Accounting concepts; hledger’s account hierarchy¶
Here we’ll give a quick hledger-oriented intro to some useful accounting concepts (continuing with the journal file from Basic concepts, hledger add). At the end, there’s a collection of useful links to learn more.
Assets, Liabilities and Equity¶
Accounting describes the status of a business, person or other entity at any point in time in terms of three amounts:
Assets - Things owned
Liabilities - Things owed
Equity - The amount invested by owners/shareholders
The foundation of double-entry accounting is the accounting equation, which says Equity is always equal to Assets minus Liabilities (or, Net Assets).
This is also written as: Assets = Liabilities + Equity. Another way to say it: what the entity owns is funded either by debt or by the capital provided by its owners.
These three are called the Balance Sheet accounts. Their balances summarise the overall financial status at some point in time.
Revenue and Expenses¶
Two more amounts are used to describe changes in the above during a given period:
Revenue - Money flowing in
Expenses - Money flowing out
You may be accustomed to using the word Income instead Revenue. That’s fine, just remember that Income is sometimes used to mean Net Income, which is Revenue - Expenses.
These two are called the Income Statement accounts. The balances they accumulate during some period of time indicate the inflows and outflows during that period (which will affect the Assets and Liabilities balances).
Chart of Accounts¶
Five numbers do not give a lot of detail. If you want to know what portion of expenses went to buy food, you could add up just the transactions with (say) “supermarket” in their description. You know how to do this with hledger:
$ hledger register desc:supermarket expenses 2015/05/25 trip to the super.. expenses $10 $10
But descriptions are irregular, and as you can see we missed the $5 purchase on the following day.
Instead, the major “top-level” accounts above are subdivided into subaccounts which can be used
in transactions, thereby categorising them in a more structured way.
If needed, these subaccounts can be subdivided further.
This tree of accounts is called the Chart of Accounts. Here’s a simple example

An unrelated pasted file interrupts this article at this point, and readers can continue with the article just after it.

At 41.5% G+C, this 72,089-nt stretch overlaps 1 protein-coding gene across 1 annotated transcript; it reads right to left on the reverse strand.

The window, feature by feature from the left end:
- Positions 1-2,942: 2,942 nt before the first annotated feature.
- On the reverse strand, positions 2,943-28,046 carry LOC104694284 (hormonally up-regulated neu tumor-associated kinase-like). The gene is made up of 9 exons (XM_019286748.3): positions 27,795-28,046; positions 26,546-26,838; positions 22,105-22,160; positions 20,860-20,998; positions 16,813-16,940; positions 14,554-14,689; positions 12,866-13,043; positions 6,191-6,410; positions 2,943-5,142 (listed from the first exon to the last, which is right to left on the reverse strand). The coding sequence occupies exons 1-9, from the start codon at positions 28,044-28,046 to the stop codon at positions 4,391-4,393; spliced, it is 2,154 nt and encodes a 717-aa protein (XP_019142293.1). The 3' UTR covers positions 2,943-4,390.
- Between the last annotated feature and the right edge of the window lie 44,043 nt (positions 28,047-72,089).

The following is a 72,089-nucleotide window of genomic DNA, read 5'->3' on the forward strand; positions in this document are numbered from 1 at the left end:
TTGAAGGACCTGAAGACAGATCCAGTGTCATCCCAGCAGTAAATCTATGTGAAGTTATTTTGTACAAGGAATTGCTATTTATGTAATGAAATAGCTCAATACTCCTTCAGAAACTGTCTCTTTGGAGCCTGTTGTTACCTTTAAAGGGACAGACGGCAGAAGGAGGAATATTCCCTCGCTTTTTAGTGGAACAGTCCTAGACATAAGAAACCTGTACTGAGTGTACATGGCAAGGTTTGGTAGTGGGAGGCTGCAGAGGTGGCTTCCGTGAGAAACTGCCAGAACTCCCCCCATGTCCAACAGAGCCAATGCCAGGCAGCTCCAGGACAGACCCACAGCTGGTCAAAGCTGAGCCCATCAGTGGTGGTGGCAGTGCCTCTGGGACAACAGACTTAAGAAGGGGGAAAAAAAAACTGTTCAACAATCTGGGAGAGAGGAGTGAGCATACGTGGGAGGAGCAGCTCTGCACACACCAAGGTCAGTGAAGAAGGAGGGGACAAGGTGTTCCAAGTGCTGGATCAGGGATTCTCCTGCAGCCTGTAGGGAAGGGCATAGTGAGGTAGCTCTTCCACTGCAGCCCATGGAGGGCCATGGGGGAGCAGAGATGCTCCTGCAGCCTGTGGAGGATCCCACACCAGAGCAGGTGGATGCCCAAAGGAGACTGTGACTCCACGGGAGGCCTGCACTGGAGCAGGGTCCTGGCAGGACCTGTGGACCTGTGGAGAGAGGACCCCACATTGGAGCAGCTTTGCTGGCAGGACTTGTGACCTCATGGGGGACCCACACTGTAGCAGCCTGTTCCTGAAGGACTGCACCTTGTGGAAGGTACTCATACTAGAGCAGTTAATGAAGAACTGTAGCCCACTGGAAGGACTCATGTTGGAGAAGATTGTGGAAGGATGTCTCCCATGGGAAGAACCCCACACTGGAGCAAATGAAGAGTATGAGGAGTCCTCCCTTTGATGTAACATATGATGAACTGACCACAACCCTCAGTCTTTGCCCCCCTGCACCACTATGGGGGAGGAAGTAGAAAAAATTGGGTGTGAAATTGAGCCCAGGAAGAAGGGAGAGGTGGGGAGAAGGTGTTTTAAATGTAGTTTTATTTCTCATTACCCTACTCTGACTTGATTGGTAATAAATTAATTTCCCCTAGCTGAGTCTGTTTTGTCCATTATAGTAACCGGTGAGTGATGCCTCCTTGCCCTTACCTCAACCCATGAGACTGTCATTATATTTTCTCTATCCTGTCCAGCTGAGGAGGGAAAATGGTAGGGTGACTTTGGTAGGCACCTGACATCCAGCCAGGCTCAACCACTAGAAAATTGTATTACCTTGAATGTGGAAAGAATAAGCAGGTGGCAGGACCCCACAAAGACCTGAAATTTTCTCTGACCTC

expenses each have a few subaccounts:
assets checking cash liabilities equity revenue business income gifts received expenses food rent supplies
In some organisations and accounting systems (eg, QuickBooks), the tree structure is de-emphasised, so the above is represented more like:
Account name Account type ------------------------------- checking ASSET cash ASSET business income REVENUE gifts received REVENUE food EXPENSE rent EXPENSE supplies EXPENSE
In others, the tree structure is encoded as decimal account numbers, something like this:
1000 assets 1100 checking 1200 cash 2000 liabilities 3000 equity 4000 revenue 4100 business income 4200 gifts received 5000 expenses 5100 food 5200 rent 5300 supplies
A digression: subaccounts in hledger¶
With hledger, tree structure is implied by writing account names like
Try it: edit your journal file and change the account names like so:
$ cat ~/.hledger.journal 2015/05/25 trip to the supermarket expenses:supplies $10 assets:checking $-10 2015/05/26 forgot the bread expenses:food $5 assets:cash
hledger will infer the chart of accounts from these names.
accounts command will list all accounts posted to:
$ hledger accounts assets:cash assets:checking expenses:food expenses:supplies
accounts --tree will show the tree structure, indenting subaccounts below their parents (and eliding the common part of their names):
assets cash checking expenses food supplies
balance command shows the tree structure by default:
$ hledger balance $-15 assets $-5 cash $-10 checking $15 expenses $5 food $10 supplies -------------------- 0
As you can see, the balance reported for parent accounts includes the balances of any subaccounts (it would also include any postings to the parent account itself.)
To see full account names in a flat list, use
$ hledger balance --flat $-5 assets:cash $-10 assets:checking $5 expenses:food $10 expenses:supplies -------------------- 0
hledger accepts whatever account names you choose, so you can use as much or as little account hierarchy as you need. Most users have at least two levels of accounts. You can limit the amount of detail in a balance report by hiding accounts below a certain depth:
$ hledger balance --depth 1 $-15 assets $15 expenses -------------------- 0